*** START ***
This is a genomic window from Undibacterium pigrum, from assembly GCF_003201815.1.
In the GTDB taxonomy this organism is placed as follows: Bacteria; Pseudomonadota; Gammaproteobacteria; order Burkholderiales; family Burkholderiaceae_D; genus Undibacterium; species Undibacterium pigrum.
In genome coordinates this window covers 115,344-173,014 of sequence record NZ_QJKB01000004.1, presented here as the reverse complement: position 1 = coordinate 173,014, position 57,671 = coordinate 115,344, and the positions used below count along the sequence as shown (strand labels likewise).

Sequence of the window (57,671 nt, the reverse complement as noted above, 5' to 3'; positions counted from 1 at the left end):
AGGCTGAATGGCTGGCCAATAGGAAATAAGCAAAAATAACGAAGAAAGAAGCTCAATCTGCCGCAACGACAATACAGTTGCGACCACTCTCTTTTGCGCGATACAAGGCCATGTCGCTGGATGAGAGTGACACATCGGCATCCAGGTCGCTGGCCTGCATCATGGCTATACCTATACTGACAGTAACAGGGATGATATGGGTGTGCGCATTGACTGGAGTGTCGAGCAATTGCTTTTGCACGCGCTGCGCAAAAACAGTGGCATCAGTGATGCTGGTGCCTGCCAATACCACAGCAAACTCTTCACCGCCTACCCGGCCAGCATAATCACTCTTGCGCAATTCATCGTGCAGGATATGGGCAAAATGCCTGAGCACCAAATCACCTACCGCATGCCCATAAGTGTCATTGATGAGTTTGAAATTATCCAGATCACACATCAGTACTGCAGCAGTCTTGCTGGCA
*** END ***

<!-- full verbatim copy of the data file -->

This is a genomic window from Undibacterium pigrum, from assembly GCF_003201815.1.
In the GTDB taxonomy this organism is placed as follows: Bacteria; Pseudomonadota; Gammaproteobacteria; order Burkholderiales; family Burkholderiaceae_D; genus Undibacterium; species Undibacterium pigrum.
In genome coordinates this window covers 115,344-173,014 of sequence record NZ_QJKB01000004.1, presented here as the reverse complement: position 1 = coordinate 173,014, position 57,671 = coordinate 115,344, and the positions used below count along the sequence as shown (strand labels likewise).

Sequence of the window (57,671 nt, the reverse complement as noted above, 5' to 3'; positions counted from 1 at the left end):
AGGCTGAATGGCTGGCCAATAGGAAATAAGCAAAAATAACGAAGAAAGAAGCTCAATCTGCCGCAACGACAATACAGTTGCGACCACTCTCTTTTGCGCGATACAAGGCCATGTCGCTGGATGAGAGTGACACATCGGCATCCAGGTCGCTGGCCTGCATCATGGCTATACCTATACTGACAGTAACAGGGATGATATGGGTGTGCGCATTGACTGGAGTGTCGAGCAATTGCTTTTGCACGCGCTGCGCAAAAACAGTGGCATCAGTGATGCTGGTGCCTGCCAATACCACAGCAAACTCTTCACCGCCTACCCGGCCAGCATAATCACTCTTGCGCAATTCATCGTGCAGGATATGGGCAAAATGCCTGAGCACCAAATCACCTACCGCATGCCCATAAGTGTCATTGATGAGTTTGAAATTATCCAGATCACACATCAGTACTGCAGCAGTCTTGCTGGCA